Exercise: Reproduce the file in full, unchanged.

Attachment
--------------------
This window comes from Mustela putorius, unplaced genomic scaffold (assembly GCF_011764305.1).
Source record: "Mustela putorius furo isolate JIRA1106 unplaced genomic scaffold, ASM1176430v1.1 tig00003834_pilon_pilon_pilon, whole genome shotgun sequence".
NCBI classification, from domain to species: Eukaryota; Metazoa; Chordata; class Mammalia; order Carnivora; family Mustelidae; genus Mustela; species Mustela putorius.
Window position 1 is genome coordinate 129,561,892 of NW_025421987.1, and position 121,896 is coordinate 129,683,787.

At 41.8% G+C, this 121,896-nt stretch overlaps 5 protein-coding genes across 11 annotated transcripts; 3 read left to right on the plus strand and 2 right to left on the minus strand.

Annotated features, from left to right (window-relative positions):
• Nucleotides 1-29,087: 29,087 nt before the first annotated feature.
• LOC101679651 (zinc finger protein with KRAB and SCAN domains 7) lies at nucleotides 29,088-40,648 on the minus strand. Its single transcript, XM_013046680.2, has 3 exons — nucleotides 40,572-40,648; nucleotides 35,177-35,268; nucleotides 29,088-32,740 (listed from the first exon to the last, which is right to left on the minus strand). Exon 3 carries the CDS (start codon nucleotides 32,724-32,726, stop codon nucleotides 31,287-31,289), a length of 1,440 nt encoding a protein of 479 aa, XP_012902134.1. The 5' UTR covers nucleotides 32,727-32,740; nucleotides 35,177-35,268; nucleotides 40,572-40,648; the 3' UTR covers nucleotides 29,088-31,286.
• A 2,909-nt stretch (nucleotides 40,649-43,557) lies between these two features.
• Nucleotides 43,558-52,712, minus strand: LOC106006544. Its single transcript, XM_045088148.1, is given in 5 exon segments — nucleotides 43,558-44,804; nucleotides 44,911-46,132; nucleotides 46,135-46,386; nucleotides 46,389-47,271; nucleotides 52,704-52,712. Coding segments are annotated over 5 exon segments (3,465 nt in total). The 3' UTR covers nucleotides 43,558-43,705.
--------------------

This window comes from Mustela putorius, unplaced genomic scaffold (assembly GCF_011764305.1).
Source record: "Mustela putorius furo isolate JIRA1106 unplaced genomic scaffold, ASM1176430v1.1 tig00003834_pilon_pilon_pilon, whole genome shotgun sequence".
NCBI classification, from domain to species: Eukaryota; Metazoa; Chordata; class Mammalia; order Carnivora; family Mustelidae; genus Mustela; species Mustela putorius.
Window position 1 is genome coordinate 129,561,892 of NW_025421987.1, and position 121,896 is coordinate 129,683,787.

At 41.8% G+C, this 121,896-nt stretch overlaps 5 protein-coding genes across 11 annotated transcripts; 3 read left to right on the plus strand and 2 right to left on the minus strand.

Annotated features, from left to right (window-relative positions):
• Nucleotides 1-29,087: 29,087 nt before the first annotated feature.
• LOC101679651 (zinc finger protein with KRAB and SCAN domains 7) lies at nucleotides 29,088-40,648 on the minus strand. Its single transcript, XM_013046680.2, has 3 exons — nucleotides 40,572-40,648; nucleotides 35,177-35,268; nucleotides 29,088-32,740 (listed from the first exon to the last, which is right to left on the minus strand). Exon 3 carries the CDS (start codon nucleotides 32,724-32,726, stop codon nucleotides 31,287-31,289), a length of 1,440 nt encoding a protein of 479 aa, XP_012902134.1. The 5' UTR covers nucleotides 32,727-32,740; nucleotides 35,177-35,268; nucleotides 40,572-40,648; the 3' UTR covers nucleotides 29,088-31,286.
• A 2,909-nt stretch (nucleotides 40,649-43,557) lies between these two features.
• Nucleotides 43,558-52,712, minus strand: LOC106006544. Its single transcript, XM_045088148.1, is given in 5 exon segments — nucleotides 43,558-44,804; nucleotides 44,911-46,132; nucleotides 46,135-46,386; nucleotides 46,389-47,271; nucleotides 52,704-52,712. Coding segments are annotated over 5 exon segments (3,465 nt in total). The 3' UTR covers nucleotides 43,558-43,705.